Indonesian growth in decelerating trend

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Indonesia constructionIndonesia’s economy posted its lowest growth rate during the first quarter of 2013 in over the past two years despite having topped FDI records, exhibiting a mostly declining expansion trend since the last quarter of 2010.

Southeast Asia’s largest economy grew by 6.02 per cent during the first three months of the year, a drop attributed to decreased public investment and consumer consumption. The slowdown being witnessed in China and India, two large trade partners for Indonesia, has also affected the country’s exports, namely the labour-intensive agriculture industry.

This year’s performance marks a contrast compared to the economy’s performance last year, when the country recorded 6.23 per cent.

Indonesia’s economy has been typically boosted by strong all-round investment and domestic consumption, large contributors to diversification, which have in turn insulated the country from slipping into the doldrums of the global financial system.

Consumer spending contributed to almost 55 per cent of GDP, with investment accounting for 33 per cent, Suryamin, the head of Indonesia’s Central Statistics Agency, told media on May 6. He only goes by one name.

However, household consumption increased by just 5.17 per cent at the top of 2013, a shift down form the 5.36 per cent posted in the last quarter of 2012, he mentioned.

Easing growth aside, most investors still remain positive about Indonesia, confidence best supported through the record amount of foreign investment inflows recorded during the first quarter, which came to $6.744 billion.

Half of Indonesia’s 240 million population is under the age of 30, a demographic dividend investors in everything from consumer goods to energy are drawn to. Moreover, the country’s burgeoning middle class is estimated to be approaching 80 million people, one of the fast growing consumer bases in the world, who are now demanding more vehicles, white goods and the like.

But the Philippines recent capture of an investment grade by S&P further highlights the country’s decline. During the same week as the Philippines’ second upgrade, Indonesia’s credit rating by S&P was revised down from “positive” to “stable,” citing bottlenecks in proposed reforms and a greater susceptibility to external pressures.

 

 

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Reading Time: 2 minutes

Indonesia’s economy posted its lowest growth rate during the first quarter of 2013 in over the past two years despite having topped FDI records, exhibiting a mostly declining expansion trend since the last quarter of 2010.

Reading Time: 2 minutes

Indonesia constructionIndonesia’s economy posted its lowest growth rate during the first quarter of 2013 in over the past two years despite having topped FDI records, exhibiting a mostly declining expansion trend since the last quarter of 2010.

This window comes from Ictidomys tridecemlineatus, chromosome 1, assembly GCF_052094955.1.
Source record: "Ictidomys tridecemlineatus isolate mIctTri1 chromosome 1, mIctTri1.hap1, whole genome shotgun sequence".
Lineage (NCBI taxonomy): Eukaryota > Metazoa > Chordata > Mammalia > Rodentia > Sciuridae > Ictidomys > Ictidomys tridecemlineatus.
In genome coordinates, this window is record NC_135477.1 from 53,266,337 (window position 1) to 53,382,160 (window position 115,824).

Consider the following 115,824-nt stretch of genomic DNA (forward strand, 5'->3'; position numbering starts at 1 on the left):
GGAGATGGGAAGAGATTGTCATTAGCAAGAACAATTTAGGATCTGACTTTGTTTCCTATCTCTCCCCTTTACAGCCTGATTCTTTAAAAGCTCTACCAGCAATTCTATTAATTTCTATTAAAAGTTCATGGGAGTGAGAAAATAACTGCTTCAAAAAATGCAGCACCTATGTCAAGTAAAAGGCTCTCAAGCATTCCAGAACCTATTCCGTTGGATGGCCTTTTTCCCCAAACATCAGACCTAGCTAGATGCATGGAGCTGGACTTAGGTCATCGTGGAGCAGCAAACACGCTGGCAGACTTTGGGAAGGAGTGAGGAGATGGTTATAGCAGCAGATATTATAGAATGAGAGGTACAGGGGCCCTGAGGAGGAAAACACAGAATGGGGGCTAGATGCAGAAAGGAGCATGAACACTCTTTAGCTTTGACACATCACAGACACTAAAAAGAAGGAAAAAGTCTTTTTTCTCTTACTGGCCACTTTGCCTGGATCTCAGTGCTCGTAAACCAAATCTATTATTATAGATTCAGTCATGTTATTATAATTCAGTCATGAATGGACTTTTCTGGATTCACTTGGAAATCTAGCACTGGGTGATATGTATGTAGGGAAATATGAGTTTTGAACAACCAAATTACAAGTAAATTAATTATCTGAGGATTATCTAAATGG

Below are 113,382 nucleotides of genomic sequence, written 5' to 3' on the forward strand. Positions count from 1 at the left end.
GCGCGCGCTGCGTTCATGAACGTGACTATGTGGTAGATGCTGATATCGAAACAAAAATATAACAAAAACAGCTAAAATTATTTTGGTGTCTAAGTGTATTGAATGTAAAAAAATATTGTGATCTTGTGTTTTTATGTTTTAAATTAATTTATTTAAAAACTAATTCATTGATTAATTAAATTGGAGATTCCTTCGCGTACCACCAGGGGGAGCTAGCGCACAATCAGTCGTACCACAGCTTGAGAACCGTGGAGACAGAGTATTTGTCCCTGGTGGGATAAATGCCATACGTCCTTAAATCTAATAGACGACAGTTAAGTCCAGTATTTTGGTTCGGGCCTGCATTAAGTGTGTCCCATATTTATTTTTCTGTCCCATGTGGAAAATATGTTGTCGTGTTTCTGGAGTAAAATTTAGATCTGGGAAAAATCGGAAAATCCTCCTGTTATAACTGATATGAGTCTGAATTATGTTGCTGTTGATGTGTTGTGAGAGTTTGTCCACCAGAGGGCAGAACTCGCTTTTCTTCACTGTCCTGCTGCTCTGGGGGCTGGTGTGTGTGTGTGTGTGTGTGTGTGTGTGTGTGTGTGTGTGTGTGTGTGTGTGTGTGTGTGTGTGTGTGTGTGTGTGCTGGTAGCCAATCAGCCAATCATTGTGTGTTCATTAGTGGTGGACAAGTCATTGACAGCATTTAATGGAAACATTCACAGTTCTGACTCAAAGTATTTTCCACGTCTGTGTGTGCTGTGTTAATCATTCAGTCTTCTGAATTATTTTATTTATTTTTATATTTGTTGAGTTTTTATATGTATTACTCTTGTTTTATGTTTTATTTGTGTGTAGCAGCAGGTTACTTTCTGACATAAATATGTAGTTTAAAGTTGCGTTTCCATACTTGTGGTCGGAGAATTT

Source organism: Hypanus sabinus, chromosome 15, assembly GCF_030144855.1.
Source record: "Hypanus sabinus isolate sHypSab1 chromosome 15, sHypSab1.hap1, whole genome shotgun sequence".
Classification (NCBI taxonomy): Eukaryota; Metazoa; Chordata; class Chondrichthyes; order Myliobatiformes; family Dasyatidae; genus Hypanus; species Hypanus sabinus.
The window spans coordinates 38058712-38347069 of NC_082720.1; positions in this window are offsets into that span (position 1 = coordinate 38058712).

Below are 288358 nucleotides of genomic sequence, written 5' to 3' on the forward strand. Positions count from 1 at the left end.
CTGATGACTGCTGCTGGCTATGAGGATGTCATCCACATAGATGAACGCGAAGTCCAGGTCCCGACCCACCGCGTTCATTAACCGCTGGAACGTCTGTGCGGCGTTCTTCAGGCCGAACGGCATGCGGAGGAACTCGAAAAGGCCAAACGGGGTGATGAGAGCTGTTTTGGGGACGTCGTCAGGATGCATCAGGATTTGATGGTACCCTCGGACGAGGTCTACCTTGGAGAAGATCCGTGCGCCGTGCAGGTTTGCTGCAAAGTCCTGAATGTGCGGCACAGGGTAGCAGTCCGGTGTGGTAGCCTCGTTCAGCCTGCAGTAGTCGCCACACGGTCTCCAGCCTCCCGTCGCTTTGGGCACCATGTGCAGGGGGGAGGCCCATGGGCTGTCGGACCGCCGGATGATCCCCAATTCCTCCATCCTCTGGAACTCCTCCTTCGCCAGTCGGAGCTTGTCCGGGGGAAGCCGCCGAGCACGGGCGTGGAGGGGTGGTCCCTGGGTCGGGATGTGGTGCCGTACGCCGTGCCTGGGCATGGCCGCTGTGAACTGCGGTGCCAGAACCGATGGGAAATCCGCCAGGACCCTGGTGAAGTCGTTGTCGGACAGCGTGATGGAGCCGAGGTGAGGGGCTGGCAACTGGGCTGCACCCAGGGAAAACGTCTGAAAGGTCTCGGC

Southeast Asia’s largest economy grew by 6.02 per cent during the first three months of the year, a drop attributed to decreased public investment and consumer consumption. The slowdown being witnessed in China and India, two large trade partners for Indonesia, has also affected the country’s exports, namely the labour-intensive agriculture industry.

This year’s performance marks a contrast compared to the economy’s performance last year, when the country recorded 6.23 per cent.

Indonesia’s economy has been typically boosted by strong all-round investment and domestic consumption, large contributors to diversification, which have in turn insulated the country from slipping into the doldrums of the global financial system.

Consumer spending contributed to almost 55 per cent of GDP, with investment accounting for 33 per cent, Suryamin, the head of Indonesia’s Central Statistics Agency, told media on May 6. He only goes by one name.

However, household consumption increased by just 5.17 per cent at the top of 2013, a shift down form the 5.36 per cent posted in the last quarter of 2012, he mentioned.

Easing growth aside, most investors still remain positive about Indonesia, confidence best supported through the record amount of foreign investment inflows recorded during the first quarter, which came to $6.744 billion.

Half of Indonesia’s 240 million population is under the age of 30, a demographic dividend investors in everything from consumer goods to energy are drawn to. Moreover, the country’s burgeoning middle class is estimated to be approaching 80 million people, one of the fast growing consumer bases in the world, who are now demanding more vehicles, white goods and the like.

But the Philippines recent capture of an investment grade by S&P further highlights the country’s decline. During the same week as the Philippines’ second upgrade, Indonesia’s credit rating by S&P was revised down from “positive” to “stable,” citing bottlenecks in proposed reforms and a greater susceptibility to external pressures.

 

 

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